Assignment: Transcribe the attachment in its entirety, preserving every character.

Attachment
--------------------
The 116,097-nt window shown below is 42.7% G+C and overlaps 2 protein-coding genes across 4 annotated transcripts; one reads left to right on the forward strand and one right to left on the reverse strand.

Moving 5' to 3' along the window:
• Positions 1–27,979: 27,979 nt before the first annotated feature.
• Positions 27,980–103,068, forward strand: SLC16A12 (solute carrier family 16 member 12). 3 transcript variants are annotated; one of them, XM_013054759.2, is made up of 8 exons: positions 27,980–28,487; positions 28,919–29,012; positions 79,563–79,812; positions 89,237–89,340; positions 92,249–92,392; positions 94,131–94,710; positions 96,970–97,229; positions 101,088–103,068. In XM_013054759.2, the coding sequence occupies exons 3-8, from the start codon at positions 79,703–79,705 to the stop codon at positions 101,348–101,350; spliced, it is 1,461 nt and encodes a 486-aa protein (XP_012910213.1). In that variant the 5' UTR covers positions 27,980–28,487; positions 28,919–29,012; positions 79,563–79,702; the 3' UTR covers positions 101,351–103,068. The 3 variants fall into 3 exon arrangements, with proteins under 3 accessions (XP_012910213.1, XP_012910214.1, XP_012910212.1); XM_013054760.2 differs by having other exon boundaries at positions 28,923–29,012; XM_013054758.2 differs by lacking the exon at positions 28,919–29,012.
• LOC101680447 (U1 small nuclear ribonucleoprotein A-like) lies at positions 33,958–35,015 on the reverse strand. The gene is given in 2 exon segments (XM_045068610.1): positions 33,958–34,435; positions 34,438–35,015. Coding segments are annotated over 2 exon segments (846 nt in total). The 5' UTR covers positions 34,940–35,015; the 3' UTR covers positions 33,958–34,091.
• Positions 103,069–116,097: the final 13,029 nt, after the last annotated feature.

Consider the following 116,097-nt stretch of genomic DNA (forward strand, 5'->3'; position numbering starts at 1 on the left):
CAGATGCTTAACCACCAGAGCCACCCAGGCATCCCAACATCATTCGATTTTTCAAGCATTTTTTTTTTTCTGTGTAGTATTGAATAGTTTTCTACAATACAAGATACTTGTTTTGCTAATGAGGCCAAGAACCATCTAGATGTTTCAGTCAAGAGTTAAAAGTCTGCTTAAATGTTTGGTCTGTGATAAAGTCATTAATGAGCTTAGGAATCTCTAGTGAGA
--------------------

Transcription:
The 116,097-nt window shown below is 42.7% G+C and overlaps 2 protein-coding genes across 4 annotated transcripts; one reads left to right on the forward strand and one right to left on the reverse strand.

Moving 5' to 3' along the window:
• Positions 1–27,979: 27,979 nt before the first annotated feature.
• Positions 27,980–103,068, forward strand: SLC16A12 (solute carrier family 16 member 12). 3 transcript variants are annotated; one of them, XM_013054759.2, is made up of 8 exons: positions 27,980–28,487; positions 28,919–29,012; positions 79,563–79,812; positions 89,237–89,340; positions 92,249–92,392; positions 94,131–94,710; positions 96,970–97,229; positions 101,088–103,068. In XM_013054759.2, the coding sequence occupies exons 3-8, from the start codon at positions 79,703–79,705 to the stop codon at positions 101,348–101,350; spliced, it is 1,461 nt and encodes a 486-aa protein (XP_012910213.1). In that variant the 5' UTR covers positions 27,980–28,487; positions 28,919–29,012; positions 79,563–79,702; the 3' UTR covers positions 101,351–103,068. The 3 variants fall into 3 exon arrangements, with proteins under 3 accessions (XP_012910213.1, XP_012910214.1, XP_012910212.1); XM_013054760.2 differs by having other exon boundaries at positions 28,923–29,012; XM_013054758.2 differs by lacking the exon at positions 28,919–29,012.
• LOC101680447 (U1 small nuclear ribonucleoprotein A-like) lies at positions 33,958–35,015 on the reverse strand. The gene is given in 2 exon segments (XM_045068610.1): positions 33,958–34,435; positions 34,438–35,015. Coding segments are annotated over 2 exon segments (846 nt in total). The 5' UTR covers positions 34,940–35,015; the 3' UTR covers positions 33,958–34,091.
• Positions 103,069–116,097: the final 13,029 nt, after the last annotated feature.

Consider the following 116,097-nt stretch of genomic DNA (forward strand, 5'->3'; position numbering starts at 1 on the left):
CAGATGCTTAACCACCAGAGCCACCCAGGCATCCCAACATCATTCGATTTTTCAAGCATTTTTTTTTTTCTGTGTAGTATTGAATAGTTTTCTACAATACAAGATACTTGTTTTGCTAATGAGGCCAAGAACCATCTAGATGTTTCAGTCAAGAGTTAAAAGTCTGCTTAAATGTTTGGTCTGTGATAAAGTCATTAATGAGCTTAGGAATCTCTAGTGAGA